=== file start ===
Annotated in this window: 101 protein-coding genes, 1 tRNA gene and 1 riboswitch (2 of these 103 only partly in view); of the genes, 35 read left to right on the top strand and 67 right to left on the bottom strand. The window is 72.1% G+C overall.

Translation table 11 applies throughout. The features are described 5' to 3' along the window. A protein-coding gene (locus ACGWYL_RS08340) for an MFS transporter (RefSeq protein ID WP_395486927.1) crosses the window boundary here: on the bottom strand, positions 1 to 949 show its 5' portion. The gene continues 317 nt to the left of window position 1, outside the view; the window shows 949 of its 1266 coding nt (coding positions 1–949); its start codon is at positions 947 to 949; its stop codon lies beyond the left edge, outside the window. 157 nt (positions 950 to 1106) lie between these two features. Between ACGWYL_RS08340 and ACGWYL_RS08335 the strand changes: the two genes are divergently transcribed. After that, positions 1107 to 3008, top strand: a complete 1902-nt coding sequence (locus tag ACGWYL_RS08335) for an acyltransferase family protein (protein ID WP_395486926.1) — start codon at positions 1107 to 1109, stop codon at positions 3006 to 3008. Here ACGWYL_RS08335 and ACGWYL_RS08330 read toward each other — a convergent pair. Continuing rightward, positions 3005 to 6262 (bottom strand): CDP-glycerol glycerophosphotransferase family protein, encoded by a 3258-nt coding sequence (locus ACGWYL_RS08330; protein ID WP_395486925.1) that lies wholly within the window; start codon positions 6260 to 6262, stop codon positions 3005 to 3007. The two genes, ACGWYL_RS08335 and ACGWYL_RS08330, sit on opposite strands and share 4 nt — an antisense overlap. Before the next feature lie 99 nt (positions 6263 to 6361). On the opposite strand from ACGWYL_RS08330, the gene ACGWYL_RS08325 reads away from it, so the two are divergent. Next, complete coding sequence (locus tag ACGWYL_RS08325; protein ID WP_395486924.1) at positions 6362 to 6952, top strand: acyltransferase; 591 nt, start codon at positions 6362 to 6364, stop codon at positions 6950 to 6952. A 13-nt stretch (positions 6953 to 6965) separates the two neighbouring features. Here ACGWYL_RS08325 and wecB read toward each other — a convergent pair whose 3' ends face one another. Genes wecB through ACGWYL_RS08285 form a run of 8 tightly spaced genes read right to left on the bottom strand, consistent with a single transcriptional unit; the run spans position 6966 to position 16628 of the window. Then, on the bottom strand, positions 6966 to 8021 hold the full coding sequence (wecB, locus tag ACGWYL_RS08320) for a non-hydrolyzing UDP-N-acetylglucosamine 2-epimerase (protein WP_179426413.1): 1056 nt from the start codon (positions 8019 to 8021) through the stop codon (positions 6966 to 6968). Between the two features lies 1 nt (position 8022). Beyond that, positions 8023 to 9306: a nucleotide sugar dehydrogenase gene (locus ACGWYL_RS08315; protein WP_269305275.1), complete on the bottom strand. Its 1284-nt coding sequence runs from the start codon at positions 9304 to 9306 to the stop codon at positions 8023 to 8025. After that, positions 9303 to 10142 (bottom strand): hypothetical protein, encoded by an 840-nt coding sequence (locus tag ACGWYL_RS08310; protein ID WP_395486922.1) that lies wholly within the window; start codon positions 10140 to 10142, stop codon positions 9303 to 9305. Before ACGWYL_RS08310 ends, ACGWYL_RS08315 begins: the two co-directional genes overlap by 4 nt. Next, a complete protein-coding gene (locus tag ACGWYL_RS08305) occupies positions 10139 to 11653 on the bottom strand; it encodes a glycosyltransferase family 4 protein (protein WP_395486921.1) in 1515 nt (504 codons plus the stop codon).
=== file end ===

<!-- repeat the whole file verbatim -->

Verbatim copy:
Annotated in this window: 101 protein-coding genes, 1 tRNA gene and 1 riboswitch (2 of these 103 only partly in view); of the genes, 35 read left to right on the top strand and 67 right to left on the bottom strand. The window is 72.1% G+C overall.

Translation table 11 applies throughout. The features are described 5' to 3' along the window. A protein-coding gene (locus ACGWYL_RS08340) for an MFS transporter (RefSeq protein ID WP_395486927.1) crosses the window boundary here: on the bottom strand, positions 1 to 949 show its 5' portion. The gene continues 317 nt to the left of window position 1, outside the view; the window shows 949 of its 1266 coding nt (coding positions 1–949); its start codon is at positions 947 to 949; its stop codon lies beyond the left edge, outside the window. 157 nt (positions 950 to 1106) lie between these two features. Between ACGWYL_RS08340 and ACGWYL_RS08335 the strand changes: the two genes are divergently transcribed. After that, positions 1107 to 3008, top strand: a complete 1902-nt coding sequence (locus tag ACGWYL_RS08335) for an acyltransferase family protein (protein ID WP_395486926.1) — start codon at positions 1107 to 1109, stop codon at positions 3006 to 3008. Here ACGWYL_RS08335 and ACGWYL_RS08330 read toward each other — a convergent pair. Continuing rightward, positions 3005 to 6262 (bottom strand): CDP-glycerol glycerophosphotransferase family protein, encoded by a 3258-nt coding sequence (locus ACGWYL_RS08330; protein ID WP_395486925.1) that lies wholly within the window; start codon positions 6260 to 6262, stop codon positions 3005 to 3007. The two genes, ACGWYL_RS08335 and ACGWYL_RS08330, sit on opposite strands and share 4 nt — an antisense overlap. Before the next feature lie 99 nt (positions 6263 to 6361). On the opposite strand from ACGWYL_RS08330, the gene ACGWYL_RS08325 reads away from it, so the two are divergent. Next, complete coding sequence (locus tag ACGWYL_RS08325; protein ID WP_395486924.1) at positions 6362 to 6952, top strand: acyltransferase; 591 nt, start codon at positions 6362 to 6364, stop codon at positions 6950 to 6952. A 13-nt stretch (positions 6953 to 6965) separates the two neighbouring features. Here ACGWYL_RS08325 and wecB read toward each other — a convergent pair whose 3' ends face one another. Genes wecB through ACGWYL_RS08285 form a run of 8 tightly spaced genes read right to left on the bottom strand, consistent with a single transcriptional unit; the run spans position 6966 to position 16628 of the window. Then, on the bottom strand, positions 6966 to 8021 hold the full coding sequence (wecB, locus tag ACGWYL_RS08320) for a non-hydrolyzing UDP-N-acetylglucosamine 2-epimerase (protein WP_179426413.1): 1056 nt from the start codon (positions 8019 to 8021) through the stop codon (positions 6966 to 6968). Between the two features lies 1 nt (position 8022). Beyond that, positions 8023 to 9306: a nucleotide sugar dehydrogenase gene (locus ACGWYL_RS08315; protein WP_269305275.1), complete on the bottom strand. Its 1284-nt coding sequence runs from the start codon at positions 9304 to 9306 to the stop codon at positions 8023 to 8025. After that, positions 9303 to 10142 (bottom strand): hypothetical protein, encoded by an 840-nt coding sequence (locus tag ACGWYL_RS08310; protein ID WP_395486922.1) that lies wholly within the window; start codon positions 10140 to 10142, stop codon positions 9303 to 9305. Before ACGWYL_RS08310 ends, ACGWYL_RS08315 begins: the two co-directional genes overlap by 4 nt. Next, a complete protein-coding gene (locus tag ACGWYL_RS08305) occupies positions 10139 to 11653 on the bottom strand; it encodes a glycosyltransferase family 4 protein (protein WP_395486921.1) in 1515 nt (504 codons plus the stop codon).